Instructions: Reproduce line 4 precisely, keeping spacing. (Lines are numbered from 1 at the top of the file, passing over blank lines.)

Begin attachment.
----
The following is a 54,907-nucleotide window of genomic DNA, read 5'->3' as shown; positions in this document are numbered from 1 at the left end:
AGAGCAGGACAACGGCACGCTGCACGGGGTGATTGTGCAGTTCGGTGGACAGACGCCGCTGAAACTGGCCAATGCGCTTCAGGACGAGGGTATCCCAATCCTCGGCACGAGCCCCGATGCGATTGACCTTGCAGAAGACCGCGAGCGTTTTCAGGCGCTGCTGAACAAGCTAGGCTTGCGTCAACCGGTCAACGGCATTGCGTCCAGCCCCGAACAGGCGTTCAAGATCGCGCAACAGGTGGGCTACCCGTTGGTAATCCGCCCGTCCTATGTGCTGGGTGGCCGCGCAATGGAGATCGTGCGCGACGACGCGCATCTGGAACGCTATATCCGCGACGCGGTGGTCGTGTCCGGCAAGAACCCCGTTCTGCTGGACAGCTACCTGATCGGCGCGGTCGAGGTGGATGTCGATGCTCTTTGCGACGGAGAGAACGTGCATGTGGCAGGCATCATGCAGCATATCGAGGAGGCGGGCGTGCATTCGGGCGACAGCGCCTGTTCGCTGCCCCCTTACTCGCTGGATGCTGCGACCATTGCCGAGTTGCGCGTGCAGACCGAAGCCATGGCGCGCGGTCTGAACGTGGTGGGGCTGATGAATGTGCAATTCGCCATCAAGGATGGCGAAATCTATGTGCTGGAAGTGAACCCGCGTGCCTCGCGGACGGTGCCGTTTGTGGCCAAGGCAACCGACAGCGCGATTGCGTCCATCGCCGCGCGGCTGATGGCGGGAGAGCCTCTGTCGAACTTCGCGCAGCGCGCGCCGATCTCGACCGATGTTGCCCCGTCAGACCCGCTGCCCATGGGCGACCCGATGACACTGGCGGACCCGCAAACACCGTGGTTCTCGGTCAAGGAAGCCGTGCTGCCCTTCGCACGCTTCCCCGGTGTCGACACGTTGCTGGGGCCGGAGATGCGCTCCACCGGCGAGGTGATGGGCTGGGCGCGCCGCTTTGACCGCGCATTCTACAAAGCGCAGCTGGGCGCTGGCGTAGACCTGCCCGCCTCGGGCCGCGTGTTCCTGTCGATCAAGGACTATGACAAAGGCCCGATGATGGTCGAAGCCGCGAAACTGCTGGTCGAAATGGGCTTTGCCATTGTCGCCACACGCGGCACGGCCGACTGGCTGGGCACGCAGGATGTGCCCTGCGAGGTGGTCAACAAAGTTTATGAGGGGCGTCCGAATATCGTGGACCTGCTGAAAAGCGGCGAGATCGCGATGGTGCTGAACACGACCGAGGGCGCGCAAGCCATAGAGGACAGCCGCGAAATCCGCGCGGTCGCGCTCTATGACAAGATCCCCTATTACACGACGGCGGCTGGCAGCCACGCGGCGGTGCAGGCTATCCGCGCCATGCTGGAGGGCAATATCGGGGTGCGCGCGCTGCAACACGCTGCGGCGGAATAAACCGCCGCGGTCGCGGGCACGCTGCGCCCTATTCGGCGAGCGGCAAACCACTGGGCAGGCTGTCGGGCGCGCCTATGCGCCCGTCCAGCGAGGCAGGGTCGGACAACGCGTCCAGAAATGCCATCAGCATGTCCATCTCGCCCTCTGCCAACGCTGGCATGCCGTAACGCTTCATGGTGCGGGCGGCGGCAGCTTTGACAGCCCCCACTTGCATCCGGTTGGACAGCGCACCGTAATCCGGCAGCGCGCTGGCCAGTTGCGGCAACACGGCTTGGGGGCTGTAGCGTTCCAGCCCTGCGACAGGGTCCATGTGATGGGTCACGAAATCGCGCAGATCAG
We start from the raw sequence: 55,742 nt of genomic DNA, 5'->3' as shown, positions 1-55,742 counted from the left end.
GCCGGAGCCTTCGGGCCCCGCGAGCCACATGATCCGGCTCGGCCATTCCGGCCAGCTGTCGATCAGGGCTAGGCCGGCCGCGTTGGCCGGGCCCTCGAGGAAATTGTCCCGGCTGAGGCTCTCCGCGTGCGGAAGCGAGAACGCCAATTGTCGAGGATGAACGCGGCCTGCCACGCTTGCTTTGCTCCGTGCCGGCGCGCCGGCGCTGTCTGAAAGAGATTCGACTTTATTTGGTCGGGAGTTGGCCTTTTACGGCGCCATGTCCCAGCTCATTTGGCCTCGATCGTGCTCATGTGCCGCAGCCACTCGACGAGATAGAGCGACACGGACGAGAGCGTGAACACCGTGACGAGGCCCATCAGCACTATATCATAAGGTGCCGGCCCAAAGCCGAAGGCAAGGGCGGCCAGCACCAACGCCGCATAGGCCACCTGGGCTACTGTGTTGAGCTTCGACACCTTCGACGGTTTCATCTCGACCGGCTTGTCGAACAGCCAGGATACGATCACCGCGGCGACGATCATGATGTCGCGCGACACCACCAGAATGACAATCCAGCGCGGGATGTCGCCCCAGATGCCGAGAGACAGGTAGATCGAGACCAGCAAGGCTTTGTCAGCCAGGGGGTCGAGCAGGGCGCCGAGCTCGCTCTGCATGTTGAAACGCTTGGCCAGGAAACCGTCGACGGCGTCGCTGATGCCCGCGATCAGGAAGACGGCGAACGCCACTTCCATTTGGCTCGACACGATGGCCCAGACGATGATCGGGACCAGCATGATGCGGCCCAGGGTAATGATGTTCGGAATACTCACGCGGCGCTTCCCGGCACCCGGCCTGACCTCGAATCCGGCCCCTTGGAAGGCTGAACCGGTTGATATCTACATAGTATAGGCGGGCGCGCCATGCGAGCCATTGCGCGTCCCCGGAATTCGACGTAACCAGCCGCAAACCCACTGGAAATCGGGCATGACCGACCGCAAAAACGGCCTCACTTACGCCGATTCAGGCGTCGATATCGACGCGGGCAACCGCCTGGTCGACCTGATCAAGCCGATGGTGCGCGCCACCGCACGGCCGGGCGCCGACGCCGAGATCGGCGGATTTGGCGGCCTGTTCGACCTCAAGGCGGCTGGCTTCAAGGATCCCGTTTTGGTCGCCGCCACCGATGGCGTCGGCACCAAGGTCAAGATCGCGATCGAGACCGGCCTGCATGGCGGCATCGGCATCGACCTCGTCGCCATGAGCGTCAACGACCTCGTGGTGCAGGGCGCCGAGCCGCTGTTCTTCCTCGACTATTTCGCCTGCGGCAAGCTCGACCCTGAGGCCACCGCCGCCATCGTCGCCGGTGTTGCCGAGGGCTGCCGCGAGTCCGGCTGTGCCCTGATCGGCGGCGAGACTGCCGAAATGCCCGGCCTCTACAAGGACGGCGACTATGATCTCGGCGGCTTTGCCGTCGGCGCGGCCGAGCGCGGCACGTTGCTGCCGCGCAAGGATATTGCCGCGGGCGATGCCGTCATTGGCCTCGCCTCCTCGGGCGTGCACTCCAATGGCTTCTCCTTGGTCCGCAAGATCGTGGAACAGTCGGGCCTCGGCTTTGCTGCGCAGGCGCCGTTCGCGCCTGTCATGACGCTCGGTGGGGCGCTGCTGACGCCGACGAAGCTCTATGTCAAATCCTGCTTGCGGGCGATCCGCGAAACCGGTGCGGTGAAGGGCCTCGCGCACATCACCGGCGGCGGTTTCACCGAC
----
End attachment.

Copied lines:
GCCGGAGCCTTCGGGCCCCGCGAGCCACATGATCCGGCTCGGCCATTCCGGCCAGCTGTCGATCAGGGCTAGGCCGGCCGCGTTGGCCGGGCCCTCGAGGAAATTGTCCCGGCTGAGGCTCTCCGCGTGCGGAAGCGAGAACGCCAATTGTCGAGGATGAACGCGGCCTGCCACGCTTGCTTTGCTCCGTGCCGGCGCGCCGGCGCTGTCTGAAAGAGATTCGACTTTATTTGGTCGGGAGTTGGCCTTTTACGGCGCCATGTCCCAGCTCATTTGGCCTCGATCGTGCTCATGTGCCGCAGCCACTCGACGAGATAGAGCGACACGGACGAGAGCGTGAACACCGTGACGAGGCCCATCAGCACTATATCATAAGGTGCCGGCCCAAAGCCGAAGGCAAGGGCGGCCAGCACCAACGCCGCATAGGCCACCTGGGCTACTGTGTTGAGCTTCGACACCTTCGACGGTTTCATCTCGACCGGCTTGTCGAACAGCCAGGATACGATCACCGCGGCGACGATCATGATGTCGCGCGACACCACCAGAATGACAATCCAGCGCGGGATGTCGCCCCAGATGCCGAGAGACAGGTAGATCGAGACCAGCAAGGCTTTGTCAGCCAGGGGGTCGAGCAGGGCGCCGAGCTCGCTCTGCATGTTGAAACGCTTGGCCAGGAAACCGTCGACGGCGTCGCTGATGCCCGCGATCAGGAAGACGGCGAACGCCACTTCCATTTGGCTCGACACGATGGCCCAGACGATGATCGGGACCAGCATGATGCGGCCCAGGGTAATGATGTTCGGAATACTCACGCGGCGCTTCCCGGCACCCGGCCTGACCTCGAATCCGGCCCCTTGGAAGGCTGAACCGGTTGATATCTACATAGTATAGGCGGGCGCGCCATGCGAGCCATTGCGCGTCCCCGGAATTCGACGTAACCAGCCGCAAACCCACTGGAAATCGGGCATGACCGACCGCAAAAACGGCCTCACTTACGCCGATTCAGGCGTCGATATCGACGCGGGCAACCGCCTGGTCGACCTGATCAAGCCGATGGTGCGCGCCACCGCACGGCCGGGCGCCGACGCCGAGATCGGCGGATTTGGCGGCCTGTTCGACCTCAAGGCGGCTGGCTTCAAGGATCCCGTTTTGGTCGCCGCCACCGATGGCGTCGGCACCAAGGTCAAGATCGCGATCGAGACCGGCCTGCATGGCGGCATCGGCATCGACCTCGTCGCCATGAGCGTCAACGACCTCGTGGTGCAGGGCGCCGAGCCGCTGTTCTTCCTCGACTATTTCGCCTGCGGCAAGCTCGACCCTGAGGCCACCGCCGCCATCGTCGCCGGTGTTGCCGAGGGCTGCCGCGAGTCCGGCTGTGCCCTGATCGGCGGCGAGACTGCCGAAATGCCCGGCCTCTACAAGGACGGCGACTATGATCTCGGCGGCTTTGCCGTCGGCGCGGCCGAGCGCGGCACGTTGCTGCCGCGCAAGGATATTGCCGCGGGCGATGCCGTCATTGGCCTCGCCTCCTCGGGCGTGCACTCCAATGGCTTCTCCTTGGTCCGCAAGATCGTGGAACAGTCGGGCCTCGGCTTTGCTGCGCAGGCGCCGTTCGCGCCTGTCATGACGCTCGGTGGGGCGCTGCTGACGCCGACGAAGCTCTATGTCAAATCCTGCTTGCGGGCGATCCGCGAAACCGGTGCGGTGAAGGGCCTCGCGCACATCACCGGCGGCGGTTTCACCGAC